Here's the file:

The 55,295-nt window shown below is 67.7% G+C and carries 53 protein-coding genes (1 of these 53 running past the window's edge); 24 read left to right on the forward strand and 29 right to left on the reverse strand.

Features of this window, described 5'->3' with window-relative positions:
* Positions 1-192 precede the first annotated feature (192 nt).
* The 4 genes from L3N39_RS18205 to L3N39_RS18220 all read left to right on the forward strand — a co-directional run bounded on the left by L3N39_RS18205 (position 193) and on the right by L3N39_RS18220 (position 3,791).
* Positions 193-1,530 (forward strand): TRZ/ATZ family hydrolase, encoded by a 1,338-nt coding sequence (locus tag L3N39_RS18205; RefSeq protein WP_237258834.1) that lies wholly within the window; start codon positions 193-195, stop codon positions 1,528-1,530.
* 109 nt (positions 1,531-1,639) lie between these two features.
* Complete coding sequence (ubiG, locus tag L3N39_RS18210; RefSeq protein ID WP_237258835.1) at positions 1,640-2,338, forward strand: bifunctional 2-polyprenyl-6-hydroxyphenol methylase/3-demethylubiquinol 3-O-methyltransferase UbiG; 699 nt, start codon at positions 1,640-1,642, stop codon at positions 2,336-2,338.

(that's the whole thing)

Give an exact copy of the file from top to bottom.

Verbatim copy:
The 55,295-nt window shown below is 67.7% G+C and carries 53 protein-coding genes (1 of these 53 running past the window's edge); 24 read left to right on the forward strand and 29 right to left on the reverse strand.

Features of this window, described 5'->3' with window-relative positions:
* Positions 1-192 precede the first annotated feature (192 nt).
* The 4 genes from L3N39_RS18205 to L3N39_RS18220 all read left to right on the forward strand — a co-directional run bounded on the left by L3N39_RS18205 (position 193) and on the right by L3N39_RS18220 (position 3,791).
* Positions 193-1,530 (forward strand): TRZ/ATZ family hydrolase, encoded by a 1,338-nt coding sequence (locus tag L3N39_RS18205; RefSeq protein WP_237258834.1) that lies wholly within the window; start codon positions 193-195, stop codon positions 1,528-1,530.
* 109 nt (positions 1,531-1,639) lie between these two features.
* Complete coding sequence (ubiG, locus tag L3N39_RS18210; RefSeq protein ID WP_237258835.1) at positions 1,640-2,338, forward strand: bifunctional 2-polyprenyl-6-hydroxyphenol methylase/3-demethylubiquinol 3-O-methyltransferase UbiG; 699 nt, start codon at positions 1,640-1,642, stop codon at positions 2,336-2,338.